Liam Neeson shouldn’t be ‘cancelled’
In the past couple of days the actor Liam Neeson has caused a stir after he recounted a disturbing story in an interview with The Independent promoting his new film.
Neeson said he once sought out revenge after a close friend told him she was raped by a black man. Enraged Neeson spent a week hanging outside a pub hoping a "black bastard" would emerge and have a go at him so he'd have an excuse to murder them.
Neeson's case has opened up an important debate about what should happen when we discover people have racist, sexist or homophobic pasts.
It is clear that Neeson's actions were awful. As multiple commentators have pointed out, his story highlights how we can all have underlying racist views, ones which can lead to dehumanising and violent consequences. What is also clear however is that Neeson is deeply ashamed of his actions, something he has now repeated multiple times. As he says quite bluntly, "it was horrible, horrible, when I think back, that I did that."
Despite this clear remorse however many do not seem to be willing to forgive Neeson. He has been labeled a racist by many, with calls for him to be metaphorically 'cancelled'. Premiere screenings of his new film have literally been cancelled in the United States. The story is quickly becoming a defining part of him.
Looking at these responses though, I cannot help but ask, what are they achieving?
Racism, alongside other forms of bigotry, is created by our society. No one is born racist. It is not inherent to any one of us. Therefore those who have once held racist views, or done racist things, have had the capacity to change these sentiments. This is extremely important. If we want to create a world rid of racism these sorts of changes are something we should want to foster. This necessarily means creating space for forgiveness and redemption, even potentially for previous violent acts.
This is the change that we can clearly see in Neeson. In two short days he has reflected on his actions in the initial interview and in a follow up interview with Good Morning America, expressing deep shame, and saying he shared the story as a lesson.
"In this country, it's the same in my own country too, you sometimes just scratch the surface and you discover this racism and bigotry, and it's there," he said. "Violence breeds violence, bigotry breeds bigotry."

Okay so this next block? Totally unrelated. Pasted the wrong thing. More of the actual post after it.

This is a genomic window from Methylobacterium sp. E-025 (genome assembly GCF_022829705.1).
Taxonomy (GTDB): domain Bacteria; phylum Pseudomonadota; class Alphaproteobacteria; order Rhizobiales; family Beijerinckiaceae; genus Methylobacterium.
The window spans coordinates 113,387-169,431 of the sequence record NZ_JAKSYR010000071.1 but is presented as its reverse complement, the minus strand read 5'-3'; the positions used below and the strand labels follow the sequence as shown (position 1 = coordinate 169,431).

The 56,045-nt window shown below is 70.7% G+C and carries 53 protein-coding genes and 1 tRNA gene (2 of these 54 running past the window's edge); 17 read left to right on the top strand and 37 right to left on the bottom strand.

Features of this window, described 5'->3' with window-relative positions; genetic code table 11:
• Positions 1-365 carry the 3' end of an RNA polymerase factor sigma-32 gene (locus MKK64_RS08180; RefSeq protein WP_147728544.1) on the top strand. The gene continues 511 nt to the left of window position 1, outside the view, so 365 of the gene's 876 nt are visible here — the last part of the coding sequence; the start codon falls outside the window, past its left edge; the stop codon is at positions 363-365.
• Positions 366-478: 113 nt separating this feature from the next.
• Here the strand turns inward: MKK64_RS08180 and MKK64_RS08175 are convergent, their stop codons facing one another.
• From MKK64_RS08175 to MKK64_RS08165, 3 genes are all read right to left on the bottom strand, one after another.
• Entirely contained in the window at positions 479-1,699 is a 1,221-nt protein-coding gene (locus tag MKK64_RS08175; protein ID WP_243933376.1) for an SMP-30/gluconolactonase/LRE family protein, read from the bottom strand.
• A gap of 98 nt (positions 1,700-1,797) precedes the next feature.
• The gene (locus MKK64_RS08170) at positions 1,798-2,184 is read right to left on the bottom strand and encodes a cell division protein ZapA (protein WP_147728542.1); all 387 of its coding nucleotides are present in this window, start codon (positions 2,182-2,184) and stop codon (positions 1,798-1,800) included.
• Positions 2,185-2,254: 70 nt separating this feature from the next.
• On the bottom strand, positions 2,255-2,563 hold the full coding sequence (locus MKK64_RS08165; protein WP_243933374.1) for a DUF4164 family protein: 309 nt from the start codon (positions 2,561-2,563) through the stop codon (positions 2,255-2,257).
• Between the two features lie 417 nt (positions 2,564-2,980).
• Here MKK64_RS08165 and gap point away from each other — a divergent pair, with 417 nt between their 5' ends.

Yet much of the response to him has largely ignored this. He has quickly been labelled as racist, both then and now, with that label likely to stick for quite some time.
While this may be cathartic is does not help. Responses that do not allow people to change can force people to hold on to previously held views, and in particular could push people into racist communities or organisations that support those sentiments. More likely it will make people who have racist pasts want to hide them. This has the potential to lead to deep shame, lying and most of all an inability to talk about the capacity for change. It pushes important discourse about the causes of racism, sexism, homophobia and other bigotry into the dark, labeling everyone either as 'good person' who has never done a bad or racist thing, or a 'bad person' who is inherently bigoted and stuck like that for life. It is an approach that is deeply unhelpful.
In response to Neeson, the writer Kuba Shand-Babtiste argues similarly, stating that Neeson's story is important as it highlights how racist sentiment can impact us all:
"For what it's worth, I'm glad that Neeson was so forthcoming about this story that he "never admitted" to anyone else. Because it has shed light on a phenomenon that too few understand and that we need to talk about."
As a high profile person Neeson's story has the potential to be extremely important. It highlights the dangers of racist sentiment, but also shows how we can all learn from these experience and change our views. From one of the world's biggest action stars, this is very valuable.
This does not mean that we should 'give a cookie' to Neeson for being willing to tell his story. This is a high profile person with a lot of power, and it is now incumbent on him to prove the worth of his words through ongoing proper anti-racist action.
He should answer questions about their past and we should hold him accountable for these actions.
Yet at the same time 'cancelling' Neeson, or even labelling him a racist, doesn't achieve anything. It says once a racist, always a racist. This limits any discussion about the potential for change, breeding resentment and anger and likely make the situation much worse.
Neeson's story is vile. But it is also important. It highlights how racist sentiments can breed, but also how they can change over time.
People changing racist, sexist and homophobic views is a good thing, and it is one we should try and celebrate.
We could use Neeson's story as evidence of how racist sentiments should and can change. It is disappointing that, alongside the anger, which is important, this is not something we are doing in regards to this case.
Simon Copland is a freelance writer.